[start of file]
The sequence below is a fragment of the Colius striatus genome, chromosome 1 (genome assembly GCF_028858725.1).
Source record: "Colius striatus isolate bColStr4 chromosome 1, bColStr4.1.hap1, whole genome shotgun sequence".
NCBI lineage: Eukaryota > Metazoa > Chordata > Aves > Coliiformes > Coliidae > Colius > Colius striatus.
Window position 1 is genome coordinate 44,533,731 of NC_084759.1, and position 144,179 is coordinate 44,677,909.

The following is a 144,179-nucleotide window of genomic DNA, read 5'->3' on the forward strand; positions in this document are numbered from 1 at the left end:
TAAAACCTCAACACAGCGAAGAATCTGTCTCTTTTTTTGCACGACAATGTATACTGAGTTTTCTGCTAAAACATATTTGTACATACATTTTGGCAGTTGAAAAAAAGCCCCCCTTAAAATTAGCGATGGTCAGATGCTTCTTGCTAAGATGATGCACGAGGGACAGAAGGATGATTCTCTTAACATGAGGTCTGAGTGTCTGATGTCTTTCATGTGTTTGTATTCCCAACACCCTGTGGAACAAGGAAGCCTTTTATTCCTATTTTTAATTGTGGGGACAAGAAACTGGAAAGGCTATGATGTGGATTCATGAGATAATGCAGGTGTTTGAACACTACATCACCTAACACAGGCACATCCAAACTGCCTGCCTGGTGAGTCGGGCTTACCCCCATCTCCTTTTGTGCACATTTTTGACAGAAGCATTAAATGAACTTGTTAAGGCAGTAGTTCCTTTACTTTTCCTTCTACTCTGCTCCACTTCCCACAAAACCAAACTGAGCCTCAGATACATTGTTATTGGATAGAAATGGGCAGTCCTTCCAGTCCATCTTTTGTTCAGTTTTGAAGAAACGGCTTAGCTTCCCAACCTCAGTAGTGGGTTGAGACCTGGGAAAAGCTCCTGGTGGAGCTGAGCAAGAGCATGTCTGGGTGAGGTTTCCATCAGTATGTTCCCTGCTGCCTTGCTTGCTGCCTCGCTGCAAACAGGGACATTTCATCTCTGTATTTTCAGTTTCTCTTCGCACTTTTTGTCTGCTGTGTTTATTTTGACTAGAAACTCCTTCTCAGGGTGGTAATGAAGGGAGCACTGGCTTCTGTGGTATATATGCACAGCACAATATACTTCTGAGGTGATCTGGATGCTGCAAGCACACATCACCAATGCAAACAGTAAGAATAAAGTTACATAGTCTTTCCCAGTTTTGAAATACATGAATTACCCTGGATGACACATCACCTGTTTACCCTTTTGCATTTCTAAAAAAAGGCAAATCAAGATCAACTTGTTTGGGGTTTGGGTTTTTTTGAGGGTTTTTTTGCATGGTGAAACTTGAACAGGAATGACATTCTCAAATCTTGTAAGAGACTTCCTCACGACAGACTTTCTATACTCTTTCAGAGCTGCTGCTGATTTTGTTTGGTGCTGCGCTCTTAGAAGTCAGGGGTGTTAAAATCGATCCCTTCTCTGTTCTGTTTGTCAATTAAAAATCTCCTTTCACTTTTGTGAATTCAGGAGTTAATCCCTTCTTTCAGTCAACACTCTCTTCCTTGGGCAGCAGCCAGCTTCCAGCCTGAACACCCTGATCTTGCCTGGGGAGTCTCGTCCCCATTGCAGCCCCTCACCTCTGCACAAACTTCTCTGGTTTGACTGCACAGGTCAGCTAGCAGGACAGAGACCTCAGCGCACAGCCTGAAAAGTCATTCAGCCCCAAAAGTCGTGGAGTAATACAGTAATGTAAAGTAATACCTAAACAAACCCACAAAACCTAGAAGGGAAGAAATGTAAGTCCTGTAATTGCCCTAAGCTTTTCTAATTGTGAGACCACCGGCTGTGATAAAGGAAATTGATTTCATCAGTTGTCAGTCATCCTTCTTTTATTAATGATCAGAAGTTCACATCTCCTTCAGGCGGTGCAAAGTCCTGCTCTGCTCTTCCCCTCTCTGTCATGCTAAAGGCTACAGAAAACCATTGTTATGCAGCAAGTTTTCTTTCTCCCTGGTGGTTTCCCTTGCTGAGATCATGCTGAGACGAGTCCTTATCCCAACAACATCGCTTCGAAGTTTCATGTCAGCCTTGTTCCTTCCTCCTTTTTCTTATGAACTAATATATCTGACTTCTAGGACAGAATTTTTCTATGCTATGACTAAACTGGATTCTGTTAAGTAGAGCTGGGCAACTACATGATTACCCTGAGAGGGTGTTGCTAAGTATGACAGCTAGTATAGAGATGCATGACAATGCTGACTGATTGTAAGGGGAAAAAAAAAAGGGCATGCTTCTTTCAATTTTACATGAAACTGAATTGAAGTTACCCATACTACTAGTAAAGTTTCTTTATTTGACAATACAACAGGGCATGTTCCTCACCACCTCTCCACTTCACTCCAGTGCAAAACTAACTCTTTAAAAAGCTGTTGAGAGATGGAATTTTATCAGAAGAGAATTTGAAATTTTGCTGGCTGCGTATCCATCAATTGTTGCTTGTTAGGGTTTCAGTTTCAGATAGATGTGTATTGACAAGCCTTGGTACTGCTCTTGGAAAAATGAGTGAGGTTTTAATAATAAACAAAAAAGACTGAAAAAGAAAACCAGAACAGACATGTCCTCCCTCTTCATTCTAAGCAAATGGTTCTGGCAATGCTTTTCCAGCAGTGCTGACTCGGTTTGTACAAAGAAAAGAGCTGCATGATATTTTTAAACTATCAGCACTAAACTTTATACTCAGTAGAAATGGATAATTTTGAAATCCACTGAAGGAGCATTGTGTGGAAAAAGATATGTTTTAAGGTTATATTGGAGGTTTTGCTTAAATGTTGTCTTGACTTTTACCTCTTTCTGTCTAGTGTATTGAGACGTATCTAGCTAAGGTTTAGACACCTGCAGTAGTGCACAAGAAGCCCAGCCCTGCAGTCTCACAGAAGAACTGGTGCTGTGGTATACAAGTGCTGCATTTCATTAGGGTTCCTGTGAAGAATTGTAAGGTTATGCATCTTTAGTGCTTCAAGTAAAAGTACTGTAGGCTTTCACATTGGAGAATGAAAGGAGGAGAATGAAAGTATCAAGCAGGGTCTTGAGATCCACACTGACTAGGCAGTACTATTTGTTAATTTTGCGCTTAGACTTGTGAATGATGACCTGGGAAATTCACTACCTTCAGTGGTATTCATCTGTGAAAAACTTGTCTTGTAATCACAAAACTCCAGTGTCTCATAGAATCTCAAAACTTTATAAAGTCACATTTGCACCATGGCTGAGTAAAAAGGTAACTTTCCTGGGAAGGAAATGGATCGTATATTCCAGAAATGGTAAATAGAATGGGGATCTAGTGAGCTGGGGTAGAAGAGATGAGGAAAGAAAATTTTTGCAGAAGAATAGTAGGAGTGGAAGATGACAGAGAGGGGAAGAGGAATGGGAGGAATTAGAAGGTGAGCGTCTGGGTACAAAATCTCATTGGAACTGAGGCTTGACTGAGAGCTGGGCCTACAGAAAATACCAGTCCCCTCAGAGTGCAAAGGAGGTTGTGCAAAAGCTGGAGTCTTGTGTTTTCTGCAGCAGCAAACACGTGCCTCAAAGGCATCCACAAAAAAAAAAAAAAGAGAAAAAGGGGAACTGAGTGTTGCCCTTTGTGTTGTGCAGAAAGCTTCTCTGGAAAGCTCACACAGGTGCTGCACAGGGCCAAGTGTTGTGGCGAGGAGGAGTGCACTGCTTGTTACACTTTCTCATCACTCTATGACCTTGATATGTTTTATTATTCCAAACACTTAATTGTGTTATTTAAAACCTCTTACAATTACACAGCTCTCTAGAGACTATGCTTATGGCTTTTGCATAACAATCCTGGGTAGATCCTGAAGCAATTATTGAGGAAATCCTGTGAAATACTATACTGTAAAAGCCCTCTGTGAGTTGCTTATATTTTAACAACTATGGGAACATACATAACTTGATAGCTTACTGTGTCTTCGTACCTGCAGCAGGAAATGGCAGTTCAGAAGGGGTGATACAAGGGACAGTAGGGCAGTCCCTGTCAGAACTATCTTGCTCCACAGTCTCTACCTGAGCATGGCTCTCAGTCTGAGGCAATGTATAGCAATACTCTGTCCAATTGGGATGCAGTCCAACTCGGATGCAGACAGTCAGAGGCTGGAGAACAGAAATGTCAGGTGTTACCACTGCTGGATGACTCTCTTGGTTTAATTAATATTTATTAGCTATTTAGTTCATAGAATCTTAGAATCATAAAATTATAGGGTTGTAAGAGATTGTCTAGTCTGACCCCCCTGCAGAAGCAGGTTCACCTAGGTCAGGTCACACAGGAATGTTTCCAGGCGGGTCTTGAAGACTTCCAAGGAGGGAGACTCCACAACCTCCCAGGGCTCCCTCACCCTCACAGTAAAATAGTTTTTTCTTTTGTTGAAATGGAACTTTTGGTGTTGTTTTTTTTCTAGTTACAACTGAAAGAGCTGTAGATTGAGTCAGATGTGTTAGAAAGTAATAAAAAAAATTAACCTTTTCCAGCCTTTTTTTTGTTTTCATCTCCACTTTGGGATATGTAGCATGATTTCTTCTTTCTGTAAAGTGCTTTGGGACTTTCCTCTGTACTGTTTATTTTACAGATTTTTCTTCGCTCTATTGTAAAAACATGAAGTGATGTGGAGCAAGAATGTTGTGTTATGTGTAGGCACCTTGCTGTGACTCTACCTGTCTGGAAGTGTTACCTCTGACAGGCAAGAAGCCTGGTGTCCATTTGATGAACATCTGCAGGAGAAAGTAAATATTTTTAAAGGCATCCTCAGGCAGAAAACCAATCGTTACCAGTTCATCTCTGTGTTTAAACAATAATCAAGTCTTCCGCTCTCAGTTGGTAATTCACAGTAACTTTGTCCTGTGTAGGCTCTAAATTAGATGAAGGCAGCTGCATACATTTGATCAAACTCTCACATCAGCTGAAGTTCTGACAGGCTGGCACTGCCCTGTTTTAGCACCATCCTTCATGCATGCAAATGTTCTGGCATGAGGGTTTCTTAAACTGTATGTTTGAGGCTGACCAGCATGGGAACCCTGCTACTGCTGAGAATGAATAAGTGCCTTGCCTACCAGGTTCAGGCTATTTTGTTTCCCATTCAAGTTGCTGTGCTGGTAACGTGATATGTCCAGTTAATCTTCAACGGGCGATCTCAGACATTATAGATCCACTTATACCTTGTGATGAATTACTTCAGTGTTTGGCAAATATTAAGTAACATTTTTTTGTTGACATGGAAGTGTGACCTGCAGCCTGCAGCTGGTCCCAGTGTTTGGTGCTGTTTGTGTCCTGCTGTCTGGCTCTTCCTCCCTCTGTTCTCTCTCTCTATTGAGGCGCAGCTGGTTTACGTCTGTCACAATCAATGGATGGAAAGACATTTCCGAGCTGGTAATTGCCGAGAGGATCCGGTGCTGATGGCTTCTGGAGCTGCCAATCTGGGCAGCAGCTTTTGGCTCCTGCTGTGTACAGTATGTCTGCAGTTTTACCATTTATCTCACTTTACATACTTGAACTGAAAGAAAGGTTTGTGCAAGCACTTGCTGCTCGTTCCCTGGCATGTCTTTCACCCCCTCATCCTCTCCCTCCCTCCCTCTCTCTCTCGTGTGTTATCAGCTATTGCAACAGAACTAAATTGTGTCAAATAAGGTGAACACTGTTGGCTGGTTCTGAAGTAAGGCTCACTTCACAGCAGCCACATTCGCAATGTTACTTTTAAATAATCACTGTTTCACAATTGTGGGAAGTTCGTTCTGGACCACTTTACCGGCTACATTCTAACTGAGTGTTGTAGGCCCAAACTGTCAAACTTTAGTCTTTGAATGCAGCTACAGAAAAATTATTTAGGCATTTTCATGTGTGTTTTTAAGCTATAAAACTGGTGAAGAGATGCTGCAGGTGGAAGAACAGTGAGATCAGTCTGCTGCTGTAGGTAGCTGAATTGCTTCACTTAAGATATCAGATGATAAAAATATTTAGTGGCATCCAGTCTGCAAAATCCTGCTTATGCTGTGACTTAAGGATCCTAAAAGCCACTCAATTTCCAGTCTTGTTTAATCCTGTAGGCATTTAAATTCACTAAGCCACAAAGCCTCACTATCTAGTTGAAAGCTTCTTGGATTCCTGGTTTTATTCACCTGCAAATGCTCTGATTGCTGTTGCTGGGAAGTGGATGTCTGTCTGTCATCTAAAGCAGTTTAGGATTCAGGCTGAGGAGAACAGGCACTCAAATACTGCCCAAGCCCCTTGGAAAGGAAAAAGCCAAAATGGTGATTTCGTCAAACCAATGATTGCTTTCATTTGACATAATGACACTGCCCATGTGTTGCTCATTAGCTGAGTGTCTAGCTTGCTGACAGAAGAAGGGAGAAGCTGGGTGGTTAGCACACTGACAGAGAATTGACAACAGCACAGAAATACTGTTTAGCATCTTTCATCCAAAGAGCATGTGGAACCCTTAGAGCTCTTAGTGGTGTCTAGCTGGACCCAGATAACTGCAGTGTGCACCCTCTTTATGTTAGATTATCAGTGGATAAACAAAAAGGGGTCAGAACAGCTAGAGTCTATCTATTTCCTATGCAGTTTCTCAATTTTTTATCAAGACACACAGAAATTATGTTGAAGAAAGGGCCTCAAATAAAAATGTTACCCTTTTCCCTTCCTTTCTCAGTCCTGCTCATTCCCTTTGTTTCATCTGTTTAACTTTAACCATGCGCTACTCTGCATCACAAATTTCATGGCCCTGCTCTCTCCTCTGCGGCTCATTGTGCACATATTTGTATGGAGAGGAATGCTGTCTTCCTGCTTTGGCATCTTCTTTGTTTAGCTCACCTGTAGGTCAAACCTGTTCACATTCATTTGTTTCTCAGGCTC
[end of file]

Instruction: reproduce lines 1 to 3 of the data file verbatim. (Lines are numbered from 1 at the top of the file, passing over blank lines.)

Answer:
The sequence below is a fragment of the Colius striatus genome, chromosome 1 (genome assembly GCF_028858725.1).
Source record: "Colius striatus isolate bColStr4 chromosome 1, bColStr4.1.hap1, whole genome shotgun sequence".
NCBI lineage: Eukaryota > Metazoa > Chordata > Aves > Coliiformes > Coliidae > Colius > Colius striatus.